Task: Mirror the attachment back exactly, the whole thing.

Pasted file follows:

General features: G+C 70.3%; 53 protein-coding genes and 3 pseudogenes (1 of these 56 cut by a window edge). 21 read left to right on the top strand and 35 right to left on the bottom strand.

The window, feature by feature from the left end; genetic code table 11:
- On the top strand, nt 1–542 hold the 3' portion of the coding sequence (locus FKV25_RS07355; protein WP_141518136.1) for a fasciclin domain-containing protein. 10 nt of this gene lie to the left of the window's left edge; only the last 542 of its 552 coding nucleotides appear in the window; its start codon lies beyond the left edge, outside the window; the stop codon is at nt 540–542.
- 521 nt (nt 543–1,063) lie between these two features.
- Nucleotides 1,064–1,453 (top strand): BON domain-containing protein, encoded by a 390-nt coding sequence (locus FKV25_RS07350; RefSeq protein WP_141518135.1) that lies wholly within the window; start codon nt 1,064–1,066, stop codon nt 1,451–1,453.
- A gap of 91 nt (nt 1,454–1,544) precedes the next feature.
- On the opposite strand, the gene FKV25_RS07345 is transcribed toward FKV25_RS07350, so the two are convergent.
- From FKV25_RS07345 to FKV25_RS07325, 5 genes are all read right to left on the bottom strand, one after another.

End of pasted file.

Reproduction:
General features: G+C 70.3%; 53 protein-coding genes and 3 pseudogenes (1 of these 56 cut by a window edge). 21 read left to right on the top strand and 35 right to left on the bottom strand.

The window, feature by feature from the left end; genetic code table 11:
- On the top strand, nt 1–542 hold the 3' portion of the coding sequence (locus FKV25_RS07355; protein WP_141518136.1) for a fasciclin domain-containing protein. 10 nt of this gene lie to the left of the window's left edge; only the last 542 of its 552 coding nucleotides appear in the window; its start codon lies beyond the left edge, outside the window; the stop codon is at nt 540–542.
- 521 nt (nt 543–1,063) lie between these two features.
- Nucleotides 1,064–1,453 (top strand): BON domain-containing protein, encoded by a 390-nt coding sequence (locus FKV25_RS07350; RefSeq protein WP_141518135.1) that lies wholly within the window; start codon nt 1,064–1,066, stop codon nt 1,451–1,453.
- A gap of 91 nt (nt 1,454–1,544) precedes the next feature.
- On the opposite strand, the gene FKV25_RS07345 is transcribed toward FKV25_RS07350, so the two are convergent.
- From FKV25_RS07345 to FKV25_RS07325, 5 genes are all read right to left on the bottom strand, one after another.